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On Sunday, February 12, Arkansas Darwin Day will offer free film screenings at UALR Dickinson Hall Auditorium. Come and watch "The Creation" (2009) to discover more about Charles Darwin as a person and "Darwin: The Life and Legacy" (2009) to learn more about his work and how it impacts our lives today.

Creation (2009)

February 12, 2012, 1:00pm

UALR, Dickinson Hall Auditorium

From director Jon Amiel (The Singing Detective, Entrapment) and writer John Collee (Master and Commander: The Far Side of the World) comes CREATION. A psychological, heart-wrenching love story starring Paul Bettany as Charles Darwin, the film is based on “Annie’s Box,” a biography penned by Darwin’s great-great-grandson Randal Keynes using personal letters and diaries of the Darwin family. We take a unique and inside look at Darwin, his family and his love for his deeply religious wife, played by Jennifer Connelly , as torn between faith and science, Darwin struggles to finish his legendary book “On the Origin of Species,” which goes on to become the foundation for evolutionary biology. The film was produced by Jeremy Thomas (The Last Emperor, Sexy Beast) at Recorded Picture Company with BBC Films and Ocean Pictures.

Darwin: The Life and Legacy

February 12, 2012, 3:00pm

UALR, Dickinson Hall Auditorium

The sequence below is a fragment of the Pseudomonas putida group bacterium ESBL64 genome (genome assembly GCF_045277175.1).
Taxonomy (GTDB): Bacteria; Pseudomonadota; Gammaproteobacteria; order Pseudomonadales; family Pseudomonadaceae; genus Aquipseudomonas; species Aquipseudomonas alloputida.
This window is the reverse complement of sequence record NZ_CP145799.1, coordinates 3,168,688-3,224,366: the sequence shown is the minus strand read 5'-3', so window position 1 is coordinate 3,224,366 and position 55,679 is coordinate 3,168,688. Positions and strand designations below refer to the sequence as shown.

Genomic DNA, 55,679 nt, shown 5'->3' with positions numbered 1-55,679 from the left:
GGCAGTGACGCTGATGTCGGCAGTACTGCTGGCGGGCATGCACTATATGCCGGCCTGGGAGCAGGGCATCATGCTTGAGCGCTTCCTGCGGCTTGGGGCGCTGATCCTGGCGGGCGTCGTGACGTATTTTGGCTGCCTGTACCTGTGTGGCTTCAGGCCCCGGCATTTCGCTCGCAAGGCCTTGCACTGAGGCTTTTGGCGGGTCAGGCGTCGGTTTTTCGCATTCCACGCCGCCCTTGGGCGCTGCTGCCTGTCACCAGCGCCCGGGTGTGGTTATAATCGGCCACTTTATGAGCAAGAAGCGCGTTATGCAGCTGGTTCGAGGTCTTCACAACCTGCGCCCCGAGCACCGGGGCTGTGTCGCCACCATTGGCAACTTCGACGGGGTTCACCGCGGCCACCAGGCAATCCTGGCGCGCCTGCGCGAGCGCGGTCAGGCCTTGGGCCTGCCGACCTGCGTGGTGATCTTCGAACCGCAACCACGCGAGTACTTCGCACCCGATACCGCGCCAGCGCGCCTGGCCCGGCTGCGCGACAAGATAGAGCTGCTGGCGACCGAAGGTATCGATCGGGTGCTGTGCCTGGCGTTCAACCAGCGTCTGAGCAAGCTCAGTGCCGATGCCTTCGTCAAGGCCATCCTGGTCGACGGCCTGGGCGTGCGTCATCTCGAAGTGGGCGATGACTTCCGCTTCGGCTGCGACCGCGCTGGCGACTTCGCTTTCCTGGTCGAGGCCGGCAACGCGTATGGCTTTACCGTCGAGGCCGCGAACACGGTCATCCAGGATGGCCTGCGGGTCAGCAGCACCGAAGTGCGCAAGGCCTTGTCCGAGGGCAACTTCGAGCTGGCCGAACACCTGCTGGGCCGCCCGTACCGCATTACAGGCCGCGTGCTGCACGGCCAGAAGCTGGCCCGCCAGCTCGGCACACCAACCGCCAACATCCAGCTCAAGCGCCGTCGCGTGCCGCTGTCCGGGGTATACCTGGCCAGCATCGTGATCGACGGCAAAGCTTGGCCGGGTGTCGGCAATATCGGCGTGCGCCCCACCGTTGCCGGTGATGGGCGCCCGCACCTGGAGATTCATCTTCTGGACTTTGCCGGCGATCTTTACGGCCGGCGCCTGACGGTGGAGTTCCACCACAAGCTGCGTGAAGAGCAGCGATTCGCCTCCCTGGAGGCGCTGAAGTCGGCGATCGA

Part one of this BBC portrait of Charles Darwin focuses on his early life and influences tracing his maturation as a naturalist from his birth in Shrewsbury, England to the publication of his key work, the Origin of Species.
To provide a contextual base for Darwin’s revolutionary ideas, the program examines his key influences, including Thomas Malthus and Robert Edmund Grant, as well as his life changing experience as the ship naturalist on the HMS Beagle. Featuring Darwin biographers Janet Browne, James Moore, and Adrian Desmond as well as noted scholar Robert M. Young, the program will provide viewers with the personal and historic background key to understanding the work and life of Darwin.

Part two of this BBC portrait of Charles Darwin focuses on the legacy of his theories on evolution and the implications of his writings.
Using Natural Selection as a starting point, the program explores the often contentious implications of Darwin’s work including: Eugenics, Group Selection, Sociobiology, Evolutionary Psychology and Coevolution. While Darwin’s theories are central to these ideas, they each provide a basis of discourse on the far-reaching implications of what evolutionary thought can teach us about human nature. Featuring scholars Richard Dawkins (Oxford University), Adrian Desmond (University College, London), Robert Trivers (Rutgers Univerity), Edward O. Wilson (Harvard Uni
versity), Stuart Kauffman (Santa Fe Institute), and others, the program provides an academic primer for discussions on the implications of Darwin’s still controversial work

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